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SRI’s Dubois Says Interest in Cleantech “Off-the-Charts”

Larry Dubois, vice president of SRI International’s Physical Sciences Division, says interest – and opportunities – in cleantech are “off the charts.”

At SRI, a leading research and development institute based in Menlo Park, California, Dubois has a unique vantage point of that tricky road that runs from experimental R&D to commercialization.

SRI’s clients and partners include many of this country’s largest governmental research programs at the Department of Defense, Department of Energy, NASA, and NSF. But, unlike others working on government-funded research, SRI’s focus, in addition to long-term research, is on developing, uncovering or fine-tuning technology that can quickly go to work to solve big, important problems.

“We look for itches to scratch, and that means bringing the best technologies in the world to bear on problems from all over the world,” Dubois said. One of the biggest itches out there is renewable energy and clean technologies, he said. At SRI, many technologies are being mobilized for this opportunity – including advanced materials, microfabrication, nanotechnology, power sources, catalysts and environmentally friendly manufacturing processes.

SRI’s Dubois Defines Cleantech’s Opportunities

While Dubois has lots of statistics and client data that identify cleantech as an area ripe for business and technology opportunities, he summarizes his conclusion in terms that anyone could understand. “Anytime you see a process that emits lots of pollutants or uses lots of resources like water or energy, there’s probably a lot of waste. And, where there is waste, there is opportunity for money to be saved – and money to be made,” Dubois said.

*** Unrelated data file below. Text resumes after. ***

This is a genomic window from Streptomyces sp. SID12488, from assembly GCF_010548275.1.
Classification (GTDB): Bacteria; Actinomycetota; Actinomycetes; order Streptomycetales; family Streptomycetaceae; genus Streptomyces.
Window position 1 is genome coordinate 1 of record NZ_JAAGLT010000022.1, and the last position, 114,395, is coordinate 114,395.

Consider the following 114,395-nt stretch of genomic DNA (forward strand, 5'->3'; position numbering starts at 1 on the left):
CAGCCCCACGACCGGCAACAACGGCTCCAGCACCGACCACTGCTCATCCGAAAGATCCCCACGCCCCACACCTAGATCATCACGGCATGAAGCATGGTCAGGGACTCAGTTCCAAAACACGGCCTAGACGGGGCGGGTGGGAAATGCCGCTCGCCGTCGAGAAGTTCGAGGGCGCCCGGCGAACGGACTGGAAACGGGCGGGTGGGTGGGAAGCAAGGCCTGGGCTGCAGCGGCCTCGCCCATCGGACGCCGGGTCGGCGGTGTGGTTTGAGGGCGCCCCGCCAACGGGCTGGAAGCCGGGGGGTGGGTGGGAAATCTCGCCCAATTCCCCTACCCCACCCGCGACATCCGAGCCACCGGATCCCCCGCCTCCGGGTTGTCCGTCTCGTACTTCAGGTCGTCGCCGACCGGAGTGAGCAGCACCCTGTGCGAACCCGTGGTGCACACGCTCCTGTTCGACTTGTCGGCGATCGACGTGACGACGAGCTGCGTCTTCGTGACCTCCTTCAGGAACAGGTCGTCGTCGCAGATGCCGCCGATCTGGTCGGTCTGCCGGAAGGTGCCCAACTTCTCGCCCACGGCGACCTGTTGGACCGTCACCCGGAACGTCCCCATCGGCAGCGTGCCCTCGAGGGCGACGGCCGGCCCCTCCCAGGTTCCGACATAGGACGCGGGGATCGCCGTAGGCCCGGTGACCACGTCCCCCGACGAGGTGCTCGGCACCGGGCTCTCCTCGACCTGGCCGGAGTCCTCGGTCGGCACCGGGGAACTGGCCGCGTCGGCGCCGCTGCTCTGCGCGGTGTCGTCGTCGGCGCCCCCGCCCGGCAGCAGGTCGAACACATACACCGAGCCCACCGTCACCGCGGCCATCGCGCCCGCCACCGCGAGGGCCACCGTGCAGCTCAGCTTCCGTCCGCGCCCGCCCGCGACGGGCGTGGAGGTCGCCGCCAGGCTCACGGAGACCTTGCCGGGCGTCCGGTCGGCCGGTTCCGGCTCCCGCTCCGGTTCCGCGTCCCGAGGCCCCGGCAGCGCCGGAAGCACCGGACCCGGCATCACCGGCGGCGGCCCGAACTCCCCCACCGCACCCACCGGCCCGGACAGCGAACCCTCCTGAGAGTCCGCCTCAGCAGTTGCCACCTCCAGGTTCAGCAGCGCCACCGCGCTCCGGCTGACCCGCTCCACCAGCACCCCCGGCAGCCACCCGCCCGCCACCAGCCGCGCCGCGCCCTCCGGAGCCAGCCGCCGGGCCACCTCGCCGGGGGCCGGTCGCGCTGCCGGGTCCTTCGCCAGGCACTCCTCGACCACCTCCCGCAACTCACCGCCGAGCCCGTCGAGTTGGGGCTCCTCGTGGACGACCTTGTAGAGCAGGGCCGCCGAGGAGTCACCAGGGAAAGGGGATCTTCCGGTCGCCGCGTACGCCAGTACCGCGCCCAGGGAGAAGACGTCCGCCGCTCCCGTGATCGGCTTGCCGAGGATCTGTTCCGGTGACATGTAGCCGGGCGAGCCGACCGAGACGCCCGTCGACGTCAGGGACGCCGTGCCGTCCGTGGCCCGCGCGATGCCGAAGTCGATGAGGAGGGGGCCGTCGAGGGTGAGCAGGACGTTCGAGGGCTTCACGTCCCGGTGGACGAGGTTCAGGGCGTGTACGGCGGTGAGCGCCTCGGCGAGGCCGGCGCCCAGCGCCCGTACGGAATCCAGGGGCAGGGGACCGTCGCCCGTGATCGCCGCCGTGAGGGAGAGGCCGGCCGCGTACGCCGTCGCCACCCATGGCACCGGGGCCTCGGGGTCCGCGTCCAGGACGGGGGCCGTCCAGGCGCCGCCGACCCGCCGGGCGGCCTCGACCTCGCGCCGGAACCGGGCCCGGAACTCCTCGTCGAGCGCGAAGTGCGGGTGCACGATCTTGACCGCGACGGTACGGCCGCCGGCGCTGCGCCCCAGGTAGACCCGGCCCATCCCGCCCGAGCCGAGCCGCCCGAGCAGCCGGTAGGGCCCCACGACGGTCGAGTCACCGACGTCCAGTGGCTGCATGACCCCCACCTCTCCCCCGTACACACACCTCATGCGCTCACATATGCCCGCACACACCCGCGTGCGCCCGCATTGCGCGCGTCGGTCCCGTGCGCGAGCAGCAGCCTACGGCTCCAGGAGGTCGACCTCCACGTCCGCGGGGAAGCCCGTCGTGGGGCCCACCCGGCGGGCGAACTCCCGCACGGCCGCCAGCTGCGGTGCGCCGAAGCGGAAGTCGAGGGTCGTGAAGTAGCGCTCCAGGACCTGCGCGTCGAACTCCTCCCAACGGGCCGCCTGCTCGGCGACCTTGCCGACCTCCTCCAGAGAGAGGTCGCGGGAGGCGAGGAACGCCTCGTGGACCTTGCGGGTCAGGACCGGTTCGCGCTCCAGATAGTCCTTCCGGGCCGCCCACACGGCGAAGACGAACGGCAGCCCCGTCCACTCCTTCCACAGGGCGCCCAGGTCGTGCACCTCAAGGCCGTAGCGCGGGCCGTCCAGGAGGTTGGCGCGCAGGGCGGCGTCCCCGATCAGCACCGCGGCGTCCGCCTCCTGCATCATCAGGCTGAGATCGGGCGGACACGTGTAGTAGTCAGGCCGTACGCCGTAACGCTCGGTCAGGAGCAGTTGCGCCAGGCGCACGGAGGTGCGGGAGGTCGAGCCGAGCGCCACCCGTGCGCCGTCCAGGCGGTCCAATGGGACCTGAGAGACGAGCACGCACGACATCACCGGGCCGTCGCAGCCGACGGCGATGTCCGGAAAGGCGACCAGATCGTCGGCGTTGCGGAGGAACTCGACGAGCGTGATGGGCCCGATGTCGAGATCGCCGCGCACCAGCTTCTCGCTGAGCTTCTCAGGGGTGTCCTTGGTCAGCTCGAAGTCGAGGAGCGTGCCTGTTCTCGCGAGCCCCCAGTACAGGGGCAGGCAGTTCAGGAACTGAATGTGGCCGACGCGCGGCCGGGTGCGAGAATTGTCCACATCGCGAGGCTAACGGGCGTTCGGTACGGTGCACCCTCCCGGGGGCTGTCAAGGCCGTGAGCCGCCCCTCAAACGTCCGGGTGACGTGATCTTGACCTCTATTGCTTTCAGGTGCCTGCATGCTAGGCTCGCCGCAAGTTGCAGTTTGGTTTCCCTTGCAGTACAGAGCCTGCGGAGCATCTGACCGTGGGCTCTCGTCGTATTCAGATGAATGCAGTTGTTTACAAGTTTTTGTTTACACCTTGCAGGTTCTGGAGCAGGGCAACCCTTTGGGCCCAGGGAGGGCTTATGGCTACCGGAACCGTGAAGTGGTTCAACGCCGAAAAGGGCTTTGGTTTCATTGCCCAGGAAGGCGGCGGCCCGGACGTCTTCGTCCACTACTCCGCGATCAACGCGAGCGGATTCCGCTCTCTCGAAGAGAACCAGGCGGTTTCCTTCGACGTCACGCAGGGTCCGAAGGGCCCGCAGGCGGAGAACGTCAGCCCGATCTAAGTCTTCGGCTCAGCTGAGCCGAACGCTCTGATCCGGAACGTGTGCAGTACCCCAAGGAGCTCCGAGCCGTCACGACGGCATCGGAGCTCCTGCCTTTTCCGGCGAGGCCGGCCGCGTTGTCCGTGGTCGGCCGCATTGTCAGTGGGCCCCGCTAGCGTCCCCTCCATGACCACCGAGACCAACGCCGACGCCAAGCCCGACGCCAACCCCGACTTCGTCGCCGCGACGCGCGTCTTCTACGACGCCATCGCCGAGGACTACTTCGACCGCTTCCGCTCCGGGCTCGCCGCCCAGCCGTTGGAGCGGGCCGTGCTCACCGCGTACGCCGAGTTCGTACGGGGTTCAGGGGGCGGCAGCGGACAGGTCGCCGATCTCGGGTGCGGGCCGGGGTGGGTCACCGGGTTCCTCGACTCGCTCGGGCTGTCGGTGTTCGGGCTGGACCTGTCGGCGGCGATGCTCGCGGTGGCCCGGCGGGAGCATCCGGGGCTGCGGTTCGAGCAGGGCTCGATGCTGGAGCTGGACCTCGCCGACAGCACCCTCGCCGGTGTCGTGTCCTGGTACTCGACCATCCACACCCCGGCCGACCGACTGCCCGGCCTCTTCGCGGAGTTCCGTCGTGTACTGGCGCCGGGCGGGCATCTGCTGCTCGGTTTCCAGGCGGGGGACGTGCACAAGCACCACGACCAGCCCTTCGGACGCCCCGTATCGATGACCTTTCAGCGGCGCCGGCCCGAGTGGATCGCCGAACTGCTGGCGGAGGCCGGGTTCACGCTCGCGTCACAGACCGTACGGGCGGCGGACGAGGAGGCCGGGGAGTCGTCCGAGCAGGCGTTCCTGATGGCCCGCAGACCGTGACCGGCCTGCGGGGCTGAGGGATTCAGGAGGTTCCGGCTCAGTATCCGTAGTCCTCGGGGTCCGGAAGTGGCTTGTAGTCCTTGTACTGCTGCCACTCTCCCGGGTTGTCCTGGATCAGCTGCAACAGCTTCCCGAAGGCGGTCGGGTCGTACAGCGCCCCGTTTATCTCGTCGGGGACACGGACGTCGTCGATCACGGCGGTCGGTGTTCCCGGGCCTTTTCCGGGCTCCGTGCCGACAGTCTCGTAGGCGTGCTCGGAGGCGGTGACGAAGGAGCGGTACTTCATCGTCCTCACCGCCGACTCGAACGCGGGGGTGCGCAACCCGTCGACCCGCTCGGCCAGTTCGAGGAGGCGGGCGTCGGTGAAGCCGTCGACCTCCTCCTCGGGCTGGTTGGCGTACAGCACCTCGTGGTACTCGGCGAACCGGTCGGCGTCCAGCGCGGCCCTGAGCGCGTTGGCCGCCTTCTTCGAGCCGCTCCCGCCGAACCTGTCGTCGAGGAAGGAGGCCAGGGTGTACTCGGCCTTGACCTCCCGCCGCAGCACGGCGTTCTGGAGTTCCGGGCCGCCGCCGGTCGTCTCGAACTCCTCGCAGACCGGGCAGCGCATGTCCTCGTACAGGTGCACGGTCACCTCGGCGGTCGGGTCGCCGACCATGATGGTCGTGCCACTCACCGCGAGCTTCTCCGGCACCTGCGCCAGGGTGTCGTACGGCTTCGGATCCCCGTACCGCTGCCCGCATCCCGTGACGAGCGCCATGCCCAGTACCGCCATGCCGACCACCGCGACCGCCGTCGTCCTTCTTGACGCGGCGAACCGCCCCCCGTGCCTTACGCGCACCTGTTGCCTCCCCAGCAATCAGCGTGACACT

With that theme, Dubois will present a Keynote Address during Cleantech 2007, to be held in Santa Clara (CA) Convention Center May 23. In it, Dubois will take the mystique off of cleantech – and describe which cleantech technologies and partnership models will prove most promising for harnessing the power of the sun, wind, biomass and other renewable-energy sources. He’ll also identify which technologies grabbing headlines today may simply turn out to be “laboratory curiosities,” with little promise of commercialization.

Dubois knows of what he speaks, as he is directing two of SRI’s major cleantech-related projects.

Here’s a brief overview:

  • SRI cutting costs of solar cells. “Manufacturing costs for all aspects of solar photovoltaic modules have come down -- except for one important item: raw silicon,” Dubois said. Demand for solar cells has increased to such a degree over the past few years that the cost for silicon has more than doubled. “It’s great that solar cell manufacturing is at higher volumes, higher efficiency, lower breakage and even more automated, but the downside is that the raw silicon feedstock is just getting harder to get. The shortage of silicon is in fact a barrier to broader use of solar.”